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Justin Pierre James Trudeau PC MP (born December 25, 1971) is a Canadian politician who has served as the country’s 23rd and current prime minister since November 2015, and as the Liberal Party’s leader since 2013. Trudeau, the oldest son of Pierre Trudeau, is Canada’s second-youngest prime minister after Joe Clark. He is also the first to be the child or other related of a former prime minister. Trudeau was born in Ottawa and attended Collège Jean-de-Brébeuf. He earned a Bachelor of Arts in literature from McGill University in 1994 and a Bachelor of Education from the University of British Columbia in 1998. He went on to teach French, humanities, math, and theatre in high schools in Vancouver after graduation. Initially returning to Montreal in 2002 to pursue his studies, he would devote his time to youth and environmental activism, serving as head of the youth charity Katimavik and as director of the non-profit Canadian Avalanche Association. He was named chair of the Liberal Party’s “Task Force for Youth Renewal” in 2006.
Justin Trudeau went up the Kokanee Summit in Creston, British Columbia, in August 2000 to collect money for his brother Michel Trudeau and other avalanche victims. An anonymous editorial in the Creston Valley Advance (a local newspaper) published after the event accused Trudeau of groping an unknown female reporter at the music festival. “If I had known you were reporting for a national publication, I never would have been so upfront,” Trudeau said in a “day-late” apology to the reporter, according to the editorial. When asked about the groping incident in 2018, Trudeau claimed he didn’t recall any unpleasant occurrences at the time. Trudeau has been a supporter of the Liberal Party since he was a child, campaigning for party leader John Turner in the 1988 federal election. He supported Canadian federalism at a student event at the Collège Jean-de-Brébeuf, where he was a student, two years later. Throughout the 2000s, after his father’s death, Trudeau got increasingly active with the Liberal Party. He co-hosted a memorial to former Prime Minister Jean Chrétien at the party’s 2003 leadership convention with Olympian Charmaine Crooks, and after the party’s defeat in the 2006 federal election, he was selected to chair a task group on young rejuvenation. In October 2006, Trudeau slammed Quebec nationalism, calling it a “old notion from the 19th century,” “based on a smallness of thinking,” and unfit for modern Quebec.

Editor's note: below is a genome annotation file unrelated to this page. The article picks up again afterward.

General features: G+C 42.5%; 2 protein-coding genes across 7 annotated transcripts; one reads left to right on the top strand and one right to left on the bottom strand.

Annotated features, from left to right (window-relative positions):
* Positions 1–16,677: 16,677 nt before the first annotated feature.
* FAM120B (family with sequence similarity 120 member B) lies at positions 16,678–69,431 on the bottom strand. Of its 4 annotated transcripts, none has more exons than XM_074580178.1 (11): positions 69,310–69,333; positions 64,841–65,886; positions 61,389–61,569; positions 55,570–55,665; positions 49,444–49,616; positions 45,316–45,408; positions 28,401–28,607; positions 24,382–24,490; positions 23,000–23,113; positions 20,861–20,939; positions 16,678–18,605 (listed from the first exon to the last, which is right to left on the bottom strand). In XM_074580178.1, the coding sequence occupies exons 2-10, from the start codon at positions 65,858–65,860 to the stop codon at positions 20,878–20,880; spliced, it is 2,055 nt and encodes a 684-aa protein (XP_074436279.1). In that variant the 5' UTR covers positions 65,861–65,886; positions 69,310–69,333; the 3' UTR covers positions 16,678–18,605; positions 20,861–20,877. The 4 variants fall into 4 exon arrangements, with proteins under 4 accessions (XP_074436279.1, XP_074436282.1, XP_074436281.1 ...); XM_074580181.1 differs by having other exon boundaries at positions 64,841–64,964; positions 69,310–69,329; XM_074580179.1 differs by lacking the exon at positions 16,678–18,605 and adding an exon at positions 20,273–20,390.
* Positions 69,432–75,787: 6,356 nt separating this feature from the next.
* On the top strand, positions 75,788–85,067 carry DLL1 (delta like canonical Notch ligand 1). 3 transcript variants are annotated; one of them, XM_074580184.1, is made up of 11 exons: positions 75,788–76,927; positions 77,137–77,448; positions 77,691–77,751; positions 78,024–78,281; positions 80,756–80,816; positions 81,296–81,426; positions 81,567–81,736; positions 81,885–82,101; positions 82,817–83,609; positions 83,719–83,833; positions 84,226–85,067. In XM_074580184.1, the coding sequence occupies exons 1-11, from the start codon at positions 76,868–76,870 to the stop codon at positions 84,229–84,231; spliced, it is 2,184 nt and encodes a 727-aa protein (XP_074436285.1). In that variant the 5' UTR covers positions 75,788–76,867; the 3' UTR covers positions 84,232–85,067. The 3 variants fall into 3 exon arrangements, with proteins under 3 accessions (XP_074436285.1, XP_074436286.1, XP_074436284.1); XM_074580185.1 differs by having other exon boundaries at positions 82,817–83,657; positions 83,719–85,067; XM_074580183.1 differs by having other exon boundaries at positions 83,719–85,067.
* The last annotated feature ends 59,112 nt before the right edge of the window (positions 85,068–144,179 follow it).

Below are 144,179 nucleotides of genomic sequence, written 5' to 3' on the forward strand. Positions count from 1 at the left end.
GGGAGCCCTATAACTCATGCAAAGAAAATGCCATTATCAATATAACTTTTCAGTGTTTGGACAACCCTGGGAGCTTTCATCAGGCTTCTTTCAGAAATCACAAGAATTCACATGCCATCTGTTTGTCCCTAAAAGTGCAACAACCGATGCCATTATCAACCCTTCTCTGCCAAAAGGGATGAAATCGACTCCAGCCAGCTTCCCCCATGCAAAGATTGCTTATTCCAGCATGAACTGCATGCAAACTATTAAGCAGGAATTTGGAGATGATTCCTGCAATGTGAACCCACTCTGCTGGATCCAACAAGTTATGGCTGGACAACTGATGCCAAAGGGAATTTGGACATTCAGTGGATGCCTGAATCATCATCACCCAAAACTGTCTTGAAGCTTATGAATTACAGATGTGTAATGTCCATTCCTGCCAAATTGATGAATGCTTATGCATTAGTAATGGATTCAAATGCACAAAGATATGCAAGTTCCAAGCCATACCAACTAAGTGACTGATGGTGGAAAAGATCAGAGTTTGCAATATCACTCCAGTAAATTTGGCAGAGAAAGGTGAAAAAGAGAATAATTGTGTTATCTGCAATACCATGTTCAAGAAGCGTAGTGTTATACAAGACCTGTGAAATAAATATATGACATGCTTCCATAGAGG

This remark was seen as a critique of Michael Ignatieff, a 2006 Liberal Party leadership contender who was advocating for Quebec’s recognition as a country. Later, in a public statement, Trudeau referred to the concept of Quebec nationhood as “against everything my father ever believed.” Shortly before the 2006 convention, Trudeau revealed his support for leadership contender Gerard Kennedy and presented him during the candidates’ final remarks. Trudeau had been campaigning in Papineau for a year when Prime Minister Stephen Harper announced an election for October 14, 2008. Trudeau narrowly beat Bloc Québécois incumbent Vivian Barbot on election day. Trudeau would “be seen as few other rookie MPs are—as a potential future Prime Minister—and evaluated through that prism,” according to Edward Greenspon, editor-in-chief of The Globe and Mail, following his election victory. He was transferred as a critic for youth, citizenship, and immigration in September 2010. During that time, he questioned the government’s anti-human-smuggling legislation, claiming that it would punish victims of smuggling. When it was revealed that Trudeau collected $1.3 million in public speaking fees from organisations and school boards throughout Canada, $277,000 of which he received after becoming an MP, he provoked outrage. Following the 2010 Haiti earthquake, he advocated for a boost in Canada’s humanitarian assistance, as well as more accessible immigration procedures for Haitians seeking to relocate to Canada during a crisis. His own riding has a sizable Haitian population.